Sunday, March 2, 2014

Thoughts on Visual Design and Composition

The White Rabbit put on his spectacles. `Where shall I begin, please your Majesty?' he asked. `Begin at the beginning,' the King said gravely, ‘and go on till you come to the end: then stop.'   -- Alice's Adventures in Wonderland


If The White Rabbit were discussing painting composition: where to begin?  How to begin?


For the past couple of years, I've been searching for guidelines/rules/suggestions/NYFCN(Name Your Favourite Composition Noun) on how to compose a painting. I found and studied the 7 elements and the 8 principles, centres of interest, Fibonacci, golden ratio/rectangle/spot, the rule of thirds, value studies, and various composition checklists.  I located more than 100 websites with design or visual composition information.  Some very good; others not so good.  I don’t know how many art books I read in addition to the 30 or so books I purchased.  In all these resources, I never found a visual compositional framework until I obtained a copy of Ian Roberts' Mastering Composition, via my local library.


Early in his book, Ian introduces The Foundation of the Painting, and illustrations that contains the five planes of a picture.
  1. The Dynamics of the Picture Plane. Each proportion and scale of every painting-square, vertical or horizontal-has a special dynamic that affects and is affected by every mark or shape you put on it. The edges of your picture plane are the four most important lines in your composition since they, in the most basic sense, define the foundation you are starting with.
  2. Armature. The fundamental lines of direction or flow that connects the man compositional movement to the picture plane.  
  3. Abstract Shapes. The building blocks of the painting. Each shape is interacting with every other shape. This really is where the success or failure of the painting lies.
  4. Subjects. Bottles, mountains, kids on the beaches/
  5. Details. Highlights, wrought-iron street lamps and almost anything else painted with a little pointed brush.
Ian comments on picture plane 1-3: "This is where the real artistic thinking has to occur before you start to paint", and on points 4-5: "This is often where inexperienced painters focus their attention. The result is a lack of artistic clarity and drama in their paintings".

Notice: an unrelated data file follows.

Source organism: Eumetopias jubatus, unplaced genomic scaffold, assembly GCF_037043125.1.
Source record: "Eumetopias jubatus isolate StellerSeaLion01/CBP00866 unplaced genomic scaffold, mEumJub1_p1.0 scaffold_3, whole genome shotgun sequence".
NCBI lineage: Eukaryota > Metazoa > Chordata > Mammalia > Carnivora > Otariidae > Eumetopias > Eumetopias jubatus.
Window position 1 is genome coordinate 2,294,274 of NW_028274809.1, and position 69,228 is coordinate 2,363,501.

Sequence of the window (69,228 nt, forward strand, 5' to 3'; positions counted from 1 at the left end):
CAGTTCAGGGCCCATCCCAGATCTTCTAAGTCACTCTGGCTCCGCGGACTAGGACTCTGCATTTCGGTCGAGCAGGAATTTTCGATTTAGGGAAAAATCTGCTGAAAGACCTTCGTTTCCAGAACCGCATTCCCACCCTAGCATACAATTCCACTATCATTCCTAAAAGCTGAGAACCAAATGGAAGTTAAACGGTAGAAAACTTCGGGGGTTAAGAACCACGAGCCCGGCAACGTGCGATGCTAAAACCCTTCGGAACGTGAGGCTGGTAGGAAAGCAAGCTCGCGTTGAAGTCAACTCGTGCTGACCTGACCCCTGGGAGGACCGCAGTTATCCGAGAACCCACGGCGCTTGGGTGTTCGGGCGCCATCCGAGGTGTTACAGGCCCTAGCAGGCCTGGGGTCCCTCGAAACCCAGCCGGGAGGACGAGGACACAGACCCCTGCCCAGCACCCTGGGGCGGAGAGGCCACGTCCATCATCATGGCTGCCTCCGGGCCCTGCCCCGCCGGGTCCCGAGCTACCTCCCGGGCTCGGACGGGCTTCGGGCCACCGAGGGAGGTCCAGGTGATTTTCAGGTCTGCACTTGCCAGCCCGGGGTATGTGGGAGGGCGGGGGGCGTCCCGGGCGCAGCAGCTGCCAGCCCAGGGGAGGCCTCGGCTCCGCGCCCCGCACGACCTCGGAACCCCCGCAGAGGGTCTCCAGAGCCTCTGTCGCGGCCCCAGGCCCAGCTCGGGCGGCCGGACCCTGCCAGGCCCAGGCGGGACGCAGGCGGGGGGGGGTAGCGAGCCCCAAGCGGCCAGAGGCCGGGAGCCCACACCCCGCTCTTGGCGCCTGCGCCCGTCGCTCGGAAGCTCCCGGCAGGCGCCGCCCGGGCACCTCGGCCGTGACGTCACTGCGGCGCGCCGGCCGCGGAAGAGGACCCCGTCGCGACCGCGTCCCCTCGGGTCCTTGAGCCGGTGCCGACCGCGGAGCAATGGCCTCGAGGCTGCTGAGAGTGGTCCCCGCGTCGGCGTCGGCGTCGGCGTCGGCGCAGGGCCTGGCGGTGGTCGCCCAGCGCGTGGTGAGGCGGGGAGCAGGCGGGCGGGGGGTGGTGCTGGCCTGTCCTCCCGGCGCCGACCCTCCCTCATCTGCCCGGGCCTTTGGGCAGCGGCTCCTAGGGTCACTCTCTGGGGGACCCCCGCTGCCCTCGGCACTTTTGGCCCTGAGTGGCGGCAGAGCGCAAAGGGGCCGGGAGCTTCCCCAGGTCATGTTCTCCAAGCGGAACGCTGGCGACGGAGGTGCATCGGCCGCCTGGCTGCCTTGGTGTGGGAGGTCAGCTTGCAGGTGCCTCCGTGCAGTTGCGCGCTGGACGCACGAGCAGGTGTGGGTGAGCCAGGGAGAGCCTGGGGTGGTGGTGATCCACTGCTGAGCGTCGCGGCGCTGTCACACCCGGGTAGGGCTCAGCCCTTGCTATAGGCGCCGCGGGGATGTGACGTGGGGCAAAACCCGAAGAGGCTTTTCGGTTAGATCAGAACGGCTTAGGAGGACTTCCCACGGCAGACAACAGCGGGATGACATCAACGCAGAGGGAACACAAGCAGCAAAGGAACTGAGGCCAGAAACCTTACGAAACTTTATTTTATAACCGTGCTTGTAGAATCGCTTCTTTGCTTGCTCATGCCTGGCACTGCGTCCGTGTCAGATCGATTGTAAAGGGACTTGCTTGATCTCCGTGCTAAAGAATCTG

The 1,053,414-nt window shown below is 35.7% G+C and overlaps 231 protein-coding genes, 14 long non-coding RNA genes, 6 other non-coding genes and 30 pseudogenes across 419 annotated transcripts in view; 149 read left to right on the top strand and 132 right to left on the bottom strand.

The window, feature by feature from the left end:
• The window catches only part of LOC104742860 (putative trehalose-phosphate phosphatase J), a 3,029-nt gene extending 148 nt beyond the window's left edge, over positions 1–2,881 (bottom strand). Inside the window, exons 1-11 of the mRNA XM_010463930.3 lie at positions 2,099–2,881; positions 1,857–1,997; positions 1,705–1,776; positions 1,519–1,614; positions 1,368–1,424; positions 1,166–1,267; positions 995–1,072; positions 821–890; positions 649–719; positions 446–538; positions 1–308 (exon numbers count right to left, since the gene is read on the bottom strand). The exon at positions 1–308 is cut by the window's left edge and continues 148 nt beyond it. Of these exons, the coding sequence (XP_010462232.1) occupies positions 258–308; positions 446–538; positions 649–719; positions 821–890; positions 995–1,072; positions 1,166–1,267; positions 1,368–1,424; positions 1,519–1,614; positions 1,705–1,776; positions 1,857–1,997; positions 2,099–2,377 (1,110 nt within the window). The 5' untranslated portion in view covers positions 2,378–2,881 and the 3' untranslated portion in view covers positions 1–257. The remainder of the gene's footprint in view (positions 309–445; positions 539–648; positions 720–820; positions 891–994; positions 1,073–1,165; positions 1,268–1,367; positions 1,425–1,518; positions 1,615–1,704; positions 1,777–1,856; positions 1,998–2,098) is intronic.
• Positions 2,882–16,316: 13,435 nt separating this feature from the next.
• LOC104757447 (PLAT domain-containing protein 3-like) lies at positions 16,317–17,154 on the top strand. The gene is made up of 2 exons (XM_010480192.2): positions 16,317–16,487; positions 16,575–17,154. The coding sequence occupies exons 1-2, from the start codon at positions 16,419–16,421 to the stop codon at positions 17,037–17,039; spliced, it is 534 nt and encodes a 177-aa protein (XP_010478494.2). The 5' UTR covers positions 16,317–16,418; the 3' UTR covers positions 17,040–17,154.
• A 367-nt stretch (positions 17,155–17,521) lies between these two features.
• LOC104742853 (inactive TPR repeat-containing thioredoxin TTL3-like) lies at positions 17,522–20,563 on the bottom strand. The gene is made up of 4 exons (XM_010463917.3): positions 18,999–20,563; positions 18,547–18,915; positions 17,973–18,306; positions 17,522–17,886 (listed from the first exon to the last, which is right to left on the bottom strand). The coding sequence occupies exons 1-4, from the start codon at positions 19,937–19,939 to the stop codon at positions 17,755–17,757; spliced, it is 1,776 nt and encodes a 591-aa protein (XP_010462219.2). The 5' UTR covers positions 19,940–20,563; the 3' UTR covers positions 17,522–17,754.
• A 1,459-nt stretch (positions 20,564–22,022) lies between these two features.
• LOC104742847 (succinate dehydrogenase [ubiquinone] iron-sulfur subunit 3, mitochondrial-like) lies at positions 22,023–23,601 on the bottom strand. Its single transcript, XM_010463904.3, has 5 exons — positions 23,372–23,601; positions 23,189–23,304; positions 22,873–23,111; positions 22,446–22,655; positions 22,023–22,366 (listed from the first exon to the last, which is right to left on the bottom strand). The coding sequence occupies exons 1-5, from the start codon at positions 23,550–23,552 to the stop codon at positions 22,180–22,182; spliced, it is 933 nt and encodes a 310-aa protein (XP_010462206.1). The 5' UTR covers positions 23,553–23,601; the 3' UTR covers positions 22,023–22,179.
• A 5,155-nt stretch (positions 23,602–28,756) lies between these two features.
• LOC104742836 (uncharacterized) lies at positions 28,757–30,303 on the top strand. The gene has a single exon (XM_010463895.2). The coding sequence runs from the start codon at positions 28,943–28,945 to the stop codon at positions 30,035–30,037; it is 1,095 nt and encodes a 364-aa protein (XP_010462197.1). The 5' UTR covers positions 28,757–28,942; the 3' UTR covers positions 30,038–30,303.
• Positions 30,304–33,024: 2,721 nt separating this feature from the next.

This is where I first started to understand visual composition. These five bullet points present a nearly complete visual design framework.  When I went back and reviewed Whitney, Brandt, Webb, Wade, Couch and others, I could see they were saying much the same thing, but with the clarity nor as concisely as Ian states it. This was a major learning event for me.  I knew I now had a framework for composition that I understood and could apply to my paintings. The proverbial light bulb was lit. Decide the format and size (Plane 1), select and apply an abstract armature (Plane 2), block in the major abstract shapes (Plane 3), refine these shapes into subjects (Plane 4) and add the details (Plane 5). Absolutely Fantastic! Five steps. Big steps no doubt, but a framework I understood and one I could work inside of.

Just as there is a spectrum of techniques and materials to make art, there exists a spectrum of composition methodologies and design tools.  This is one that works for me.  To the next person, this may appear as so much dross.  As they say in the promo ads “Your mileage may very” (YMMV).

Tuesday, February 18, 2014

Mastering Composition



Here is a review I wrote a couple of years ago about one of the better books on visual composition.